In a world where our interactions with services, companies, and even other people are increasingly mediated by mobile apps, software, and services, unpleasant user experiences can leave people feeling unsettled and exposed. Those negative experiences affect not only people’s opinions of the products but often the reputation of the company itself, spreading swiftly through social media and word of mouth. Some of these issues have been addressed, some are ongoing, but it seems that all share the same root cause - failure during design and implementation to consider potential bad outcomes from using the product.[Read More]
The best way to ensure a successful partnership with a consultancy is to have a solid shared understanding of what the goals of the project are, what work will be done, how it will be done, and when it will be done. The Statement of Work (SOW) governing project work is the foundation for a successful outcome. This article explores how to take a high-level SOW from an accepted proposal and turn it into a robust and effective contract.[Read More]
Recruitment agencies are invaluable for locating and managing participants for your UX research studies. They can be generalists or even specialize in recruiting hard-to-find types of participants, such as medical personnel, law enforcement officers, or any other profession or group of people meeting a particularly restrictive set of recruitment criteria. Their extensive experience and databases can often make difficult recruitments possible as long as they have the appropriate information and lead time for the planned sample size.[Read More]
There have been breathless articles written about how virtual or augmented reality is going to change everything for decades. Virtual Reality (VR) hardware (often glasses or goggles) allow the user to interact with a computer-generated immersive environment, where Augmented Reality (AR) devices overlay information onto the world without the processing power requirements of virtual reality. Costs are down, bandwidth is up, but it’s 2019, and with few exceptions, what Adam Draper of Boost VC calls “digital reality” remains a technology in search of a killer app.
Contextual Inquiry is a method adapted from ethnographic research which combines interviews, observational research, and task learning sited within the operational (work) environment. In our previous post, we defined what the method is, when it is best used (exploratory user research) and why (rich detail around context-of-use).[Read More]
Imagine your design team has a great new idea for a product that you think has the potential to be a real game-changer in the marketplace. For the sake of discussion, let’s say it’s a new app that will let small business owners manage their supply chain, so they know when their products will arrive, when they need to restock, and so on. Now, if your design team already works in the supply chain space, they might already know a lot about the user requirements. But what if all of your previous products are corporate enterprise-level software, and you don’t really have a good idea of how that scales down - which features your typical small business owners need, and which ones they will never touch?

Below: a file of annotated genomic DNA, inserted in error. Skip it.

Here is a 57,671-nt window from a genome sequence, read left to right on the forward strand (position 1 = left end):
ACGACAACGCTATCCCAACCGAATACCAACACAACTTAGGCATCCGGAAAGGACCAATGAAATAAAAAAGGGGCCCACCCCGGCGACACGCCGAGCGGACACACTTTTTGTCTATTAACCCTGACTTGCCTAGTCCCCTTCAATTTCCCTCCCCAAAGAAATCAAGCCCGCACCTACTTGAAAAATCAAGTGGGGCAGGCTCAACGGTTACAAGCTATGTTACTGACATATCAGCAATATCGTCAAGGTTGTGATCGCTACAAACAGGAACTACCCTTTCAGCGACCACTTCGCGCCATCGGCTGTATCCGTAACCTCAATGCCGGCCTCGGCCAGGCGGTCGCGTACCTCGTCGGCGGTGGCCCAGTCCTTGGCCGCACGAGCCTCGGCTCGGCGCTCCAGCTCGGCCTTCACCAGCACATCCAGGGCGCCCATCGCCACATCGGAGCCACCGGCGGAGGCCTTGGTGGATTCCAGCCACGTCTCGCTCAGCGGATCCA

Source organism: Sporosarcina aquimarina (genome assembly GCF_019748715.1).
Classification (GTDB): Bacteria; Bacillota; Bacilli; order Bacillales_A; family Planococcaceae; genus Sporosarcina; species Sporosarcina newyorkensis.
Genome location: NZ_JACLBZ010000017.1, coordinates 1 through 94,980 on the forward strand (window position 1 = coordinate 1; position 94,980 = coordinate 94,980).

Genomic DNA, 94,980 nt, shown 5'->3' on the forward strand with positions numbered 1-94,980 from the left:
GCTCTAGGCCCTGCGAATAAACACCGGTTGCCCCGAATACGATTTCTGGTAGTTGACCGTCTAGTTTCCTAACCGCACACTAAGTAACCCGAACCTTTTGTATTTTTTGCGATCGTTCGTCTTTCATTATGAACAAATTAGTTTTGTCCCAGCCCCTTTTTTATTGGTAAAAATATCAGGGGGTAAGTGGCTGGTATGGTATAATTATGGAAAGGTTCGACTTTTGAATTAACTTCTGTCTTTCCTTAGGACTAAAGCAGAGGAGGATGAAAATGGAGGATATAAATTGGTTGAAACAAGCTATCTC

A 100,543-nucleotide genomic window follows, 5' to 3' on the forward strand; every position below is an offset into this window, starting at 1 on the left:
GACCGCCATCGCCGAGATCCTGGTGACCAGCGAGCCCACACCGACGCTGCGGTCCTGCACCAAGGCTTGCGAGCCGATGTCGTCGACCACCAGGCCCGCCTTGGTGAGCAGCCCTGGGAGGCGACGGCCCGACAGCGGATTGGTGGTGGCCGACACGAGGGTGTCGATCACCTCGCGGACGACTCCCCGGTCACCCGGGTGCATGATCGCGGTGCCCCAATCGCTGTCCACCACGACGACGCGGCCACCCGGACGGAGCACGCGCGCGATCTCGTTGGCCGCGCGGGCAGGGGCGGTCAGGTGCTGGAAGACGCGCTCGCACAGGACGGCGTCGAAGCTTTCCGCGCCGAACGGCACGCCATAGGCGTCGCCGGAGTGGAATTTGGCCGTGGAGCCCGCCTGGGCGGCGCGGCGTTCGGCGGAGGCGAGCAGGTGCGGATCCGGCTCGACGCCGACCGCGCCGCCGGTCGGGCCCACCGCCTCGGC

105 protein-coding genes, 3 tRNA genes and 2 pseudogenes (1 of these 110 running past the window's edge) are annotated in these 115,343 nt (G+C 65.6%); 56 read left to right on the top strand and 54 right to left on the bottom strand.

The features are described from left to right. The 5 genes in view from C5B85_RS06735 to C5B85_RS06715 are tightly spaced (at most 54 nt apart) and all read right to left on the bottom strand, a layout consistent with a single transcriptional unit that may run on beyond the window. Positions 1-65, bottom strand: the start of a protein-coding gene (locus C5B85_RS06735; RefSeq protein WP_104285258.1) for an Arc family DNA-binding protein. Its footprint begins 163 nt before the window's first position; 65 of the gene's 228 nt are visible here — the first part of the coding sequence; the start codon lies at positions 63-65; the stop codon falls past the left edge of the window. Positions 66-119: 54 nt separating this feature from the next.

“Trust is the glue of life. It's the most essential ingredient in effective communication. It's the foundational principle that holds all relationships.” ― Stephen R. Covey
With the ever-increasing number of data breaches, identity theft, and hacked websites, customers are increasingly leery of signing up for web services, wondering if they’ll get spam or worse, if the personal information they share is safe. How can companies design their websites and apps to foster trust with wary customers? Designing for trust extends beyond the user interface to encompass process, policy, product, content and presentation in order to create an experience that the user is confident and comfortable with.[Read More]
Maybe you saw all the people wandering around glued to their smartphones when Niantic’s Pokémon Go launched in July of last
The only way to assess whether a product enables users to achieve their intended goals is by measurement. Metrics are standardized methods of measuring aspects of user experience to establish benchmarks, and evaluate design interactions over time. Here are 5 commonly used metrics in user research explained:[Read More]
When you have a hammer, everything looks like a nail. But is that hammer the right tool for the job?
Several third-party remote usability testing suites specialize in hosting unmoderated studies, and all promise powerful insights delivered at a low-cost. The companies can quickly recruit users, then run them through usability scenarios, establish benchmarks, conduct large-scale user research and more. But just because you have such a tool at your disposal, does that mean it’s the right tool for your project? When would you want to opt for an unmoderated online test instead of moderated sessions?[Read More]